Is It Possible To Read Anything About Economic Policy That Is Not A Fallacy?

As described in Friday's post, that day's Wall Street Journal had several articles filled with economic nonsense coming out of the mouths of Europe's incompetent leaders.  On Saturday, the New York Times one-upped them with far more of same.  On page 1 we have Andrew Higgins with an article headlined "Europe Pressed To Reconsider Cuts as a Cure," and then on page B-1 Catherine Rampell writing "Federal Cuts Are Concern In Modest U.S. Growth."  The fundamental proposition of both articles is that increasing government spending grows the economy while decreasing government shrinks the economy.  

Let me pick just a few choice quotes.  From Ms. Rampell:

The so-called sequester is scheduled to strip $85 billion out of federal spending before Oct. 1, cuts that will have secondary effects throughout the private sector. Furloughed federal workers, for example, will spend less money at local businesses.  While lower government borrowing and spending can help free resources for business when the economy is operating closer to its capacity, that is not the case today.

Ms. Rampell even goes out to find some so-called economists to support the fallacious theory.  For example:

“With fiscal tightening weighing on the spring and summer quarters, we expect weaker growth ahead,” Ian Shepherdson, chief economist at Pantheon Macroeconomic Advisers, said in a note to clients.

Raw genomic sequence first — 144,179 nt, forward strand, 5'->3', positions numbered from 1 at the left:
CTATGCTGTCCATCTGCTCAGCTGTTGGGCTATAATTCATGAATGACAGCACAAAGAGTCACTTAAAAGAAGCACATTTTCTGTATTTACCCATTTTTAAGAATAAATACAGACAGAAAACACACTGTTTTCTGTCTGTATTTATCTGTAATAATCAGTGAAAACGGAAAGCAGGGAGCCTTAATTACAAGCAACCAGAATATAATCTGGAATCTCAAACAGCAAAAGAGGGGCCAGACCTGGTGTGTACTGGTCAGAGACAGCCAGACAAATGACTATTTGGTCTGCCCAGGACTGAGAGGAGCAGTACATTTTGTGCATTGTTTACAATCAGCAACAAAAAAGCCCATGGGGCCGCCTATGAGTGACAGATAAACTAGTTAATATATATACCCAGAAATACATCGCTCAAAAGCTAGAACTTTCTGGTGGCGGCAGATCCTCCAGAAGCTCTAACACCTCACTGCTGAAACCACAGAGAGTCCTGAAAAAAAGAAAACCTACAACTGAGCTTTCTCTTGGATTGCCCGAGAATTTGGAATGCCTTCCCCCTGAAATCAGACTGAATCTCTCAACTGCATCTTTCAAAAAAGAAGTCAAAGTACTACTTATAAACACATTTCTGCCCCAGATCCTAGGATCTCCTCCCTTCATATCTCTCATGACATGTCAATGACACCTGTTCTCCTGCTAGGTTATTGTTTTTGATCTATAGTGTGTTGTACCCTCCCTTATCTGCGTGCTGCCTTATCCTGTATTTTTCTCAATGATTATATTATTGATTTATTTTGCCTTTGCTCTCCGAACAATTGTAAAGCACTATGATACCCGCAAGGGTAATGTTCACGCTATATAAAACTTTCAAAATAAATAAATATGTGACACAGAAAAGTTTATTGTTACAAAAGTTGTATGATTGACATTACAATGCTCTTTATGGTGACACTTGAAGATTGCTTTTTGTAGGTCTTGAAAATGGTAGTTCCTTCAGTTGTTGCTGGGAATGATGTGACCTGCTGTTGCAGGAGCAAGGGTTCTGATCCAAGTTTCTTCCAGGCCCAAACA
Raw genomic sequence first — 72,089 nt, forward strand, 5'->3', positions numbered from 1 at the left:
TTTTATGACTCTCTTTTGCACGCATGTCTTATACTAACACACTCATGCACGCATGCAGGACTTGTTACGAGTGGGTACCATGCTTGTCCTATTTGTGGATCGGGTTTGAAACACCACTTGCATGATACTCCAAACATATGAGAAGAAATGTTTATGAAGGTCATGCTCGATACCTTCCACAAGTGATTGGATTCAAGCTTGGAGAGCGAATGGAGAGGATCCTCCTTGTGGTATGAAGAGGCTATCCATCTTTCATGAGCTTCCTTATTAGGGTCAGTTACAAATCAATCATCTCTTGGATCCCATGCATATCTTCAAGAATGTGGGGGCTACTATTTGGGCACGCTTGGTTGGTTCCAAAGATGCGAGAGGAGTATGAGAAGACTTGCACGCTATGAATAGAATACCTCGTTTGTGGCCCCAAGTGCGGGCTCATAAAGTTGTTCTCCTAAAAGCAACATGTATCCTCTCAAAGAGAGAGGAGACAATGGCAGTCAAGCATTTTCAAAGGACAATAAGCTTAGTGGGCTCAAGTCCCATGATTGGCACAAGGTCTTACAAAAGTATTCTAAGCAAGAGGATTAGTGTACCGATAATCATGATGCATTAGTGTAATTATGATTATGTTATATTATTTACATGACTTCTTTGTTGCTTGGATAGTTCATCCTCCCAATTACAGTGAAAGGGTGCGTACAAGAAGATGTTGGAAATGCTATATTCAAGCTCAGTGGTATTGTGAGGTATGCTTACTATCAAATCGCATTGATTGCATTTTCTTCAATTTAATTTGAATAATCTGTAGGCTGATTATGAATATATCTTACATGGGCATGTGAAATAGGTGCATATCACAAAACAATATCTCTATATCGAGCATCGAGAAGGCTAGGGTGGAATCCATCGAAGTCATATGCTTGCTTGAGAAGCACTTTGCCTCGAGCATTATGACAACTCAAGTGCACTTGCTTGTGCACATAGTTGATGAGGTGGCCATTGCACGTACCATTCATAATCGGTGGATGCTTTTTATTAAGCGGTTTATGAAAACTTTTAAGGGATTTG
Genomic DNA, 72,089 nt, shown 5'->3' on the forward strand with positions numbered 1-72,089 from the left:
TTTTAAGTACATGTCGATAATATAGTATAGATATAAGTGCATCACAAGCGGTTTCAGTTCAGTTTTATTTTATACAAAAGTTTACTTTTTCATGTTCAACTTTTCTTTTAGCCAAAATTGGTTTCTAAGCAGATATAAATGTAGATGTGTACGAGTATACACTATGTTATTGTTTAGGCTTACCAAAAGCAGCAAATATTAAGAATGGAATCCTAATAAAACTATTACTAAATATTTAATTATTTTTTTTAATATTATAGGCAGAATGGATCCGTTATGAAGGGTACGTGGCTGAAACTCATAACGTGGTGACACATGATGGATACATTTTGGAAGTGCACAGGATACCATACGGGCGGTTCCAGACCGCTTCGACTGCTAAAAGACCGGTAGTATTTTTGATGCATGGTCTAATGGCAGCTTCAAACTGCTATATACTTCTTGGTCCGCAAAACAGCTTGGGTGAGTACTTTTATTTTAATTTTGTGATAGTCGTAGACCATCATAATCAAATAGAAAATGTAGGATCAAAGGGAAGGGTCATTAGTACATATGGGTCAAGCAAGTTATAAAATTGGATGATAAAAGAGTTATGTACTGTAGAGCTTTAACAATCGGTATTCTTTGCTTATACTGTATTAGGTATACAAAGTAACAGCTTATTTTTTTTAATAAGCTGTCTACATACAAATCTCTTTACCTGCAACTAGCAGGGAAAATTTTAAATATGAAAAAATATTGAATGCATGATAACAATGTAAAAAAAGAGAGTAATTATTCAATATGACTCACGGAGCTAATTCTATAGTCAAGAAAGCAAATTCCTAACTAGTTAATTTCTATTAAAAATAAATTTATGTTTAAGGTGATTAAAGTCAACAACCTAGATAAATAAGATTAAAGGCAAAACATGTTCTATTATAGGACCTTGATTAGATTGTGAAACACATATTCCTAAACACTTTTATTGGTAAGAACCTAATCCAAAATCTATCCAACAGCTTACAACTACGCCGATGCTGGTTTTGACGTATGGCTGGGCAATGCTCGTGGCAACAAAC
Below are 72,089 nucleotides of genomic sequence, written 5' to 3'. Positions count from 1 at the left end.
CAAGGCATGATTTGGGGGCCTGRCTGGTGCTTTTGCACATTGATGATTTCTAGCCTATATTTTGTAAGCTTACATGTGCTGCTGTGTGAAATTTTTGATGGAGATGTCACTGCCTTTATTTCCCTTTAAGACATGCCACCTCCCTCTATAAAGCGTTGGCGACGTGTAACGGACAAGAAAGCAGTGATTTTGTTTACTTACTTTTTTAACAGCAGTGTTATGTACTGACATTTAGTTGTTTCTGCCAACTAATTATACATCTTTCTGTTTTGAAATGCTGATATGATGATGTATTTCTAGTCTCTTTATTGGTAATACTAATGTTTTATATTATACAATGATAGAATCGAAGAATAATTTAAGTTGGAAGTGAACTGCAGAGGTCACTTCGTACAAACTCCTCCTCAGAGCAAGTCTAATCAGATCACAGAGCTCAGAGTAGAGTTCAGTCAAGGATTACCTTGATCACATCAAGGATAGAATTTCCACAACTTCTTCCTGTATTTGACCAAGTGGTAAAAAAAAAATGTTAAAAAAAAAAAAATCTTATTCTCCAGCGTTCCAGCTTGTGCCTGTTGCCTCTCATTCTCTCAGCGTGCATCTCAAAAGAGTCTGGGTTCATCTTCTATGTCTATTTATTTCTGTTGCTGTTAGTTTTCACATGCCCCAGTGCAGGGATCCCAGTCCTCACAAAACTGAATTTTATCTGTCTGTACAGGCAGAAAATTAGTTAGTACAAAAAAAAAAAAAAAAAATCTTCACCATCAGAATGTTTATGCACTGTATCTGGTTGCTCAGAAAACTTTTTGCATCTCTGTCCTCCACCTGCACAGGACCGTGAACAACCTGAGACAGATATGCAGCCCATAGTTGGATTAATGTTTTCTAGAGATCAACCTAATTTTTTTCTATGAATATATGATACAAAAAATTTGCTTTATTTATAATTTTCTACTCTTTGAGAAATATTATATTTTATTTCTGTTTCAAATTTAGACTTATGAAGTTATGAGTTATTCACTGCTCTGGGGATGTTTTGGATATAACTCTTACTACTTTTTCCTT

And yet another from a professor at the University of Michigan:

Justin Wolfers, an economics professor at the University of Michigan, said the government’s fiscal policy was a drag on the economy. . . .   “The bigger picture is that we have a fledgling recovery which needs help but isn’t getting it,” he said.

These people seem to have no idea that year in and year out the economies that are the most successful are the ones with the lowest government spending and the lowest taxes.  The Heritage Foundation compiles the data.   Examples:  

Hong Kong.  Government spending as a percent of GDP, 19%.  Top income tax rate 15%.  Five year compound economic growth rate 3.6%.  Unemployment rate 3.4%.

Singapore.  Government spending as a percent of GDP, 17%.  Top income tax rate 20%.  Five year compound economic growth rate 5.7%.  Unemployment rate 2%.

Do you know that both Hong Kong and Singapore have surpassed the U.S. in per capita GDP?

Or how about Switzerland?  Government spending as a percent of GDP is 34.7%, far below any of the major European economies (Germany, France, Spain, Italy, U.K.).  Top income tax rate is 41.5%, but only 11.5% of that is Federal, and the rest varies by canton.  Compound five year economic growth rate is 1.7%.  (That compares to 0.5% in the U.S., 0.5% in France -- home of 56% of GDP government spending, and 1.1% in Germany where government spending is 45% of GDP.)  Unemployment rate is 4.2%.

Really, this isn't all that complicated.  And imagine how much more dramatic these differences would be if they stopped wrongly counting government spending at 100 cents on the dollar in GDP!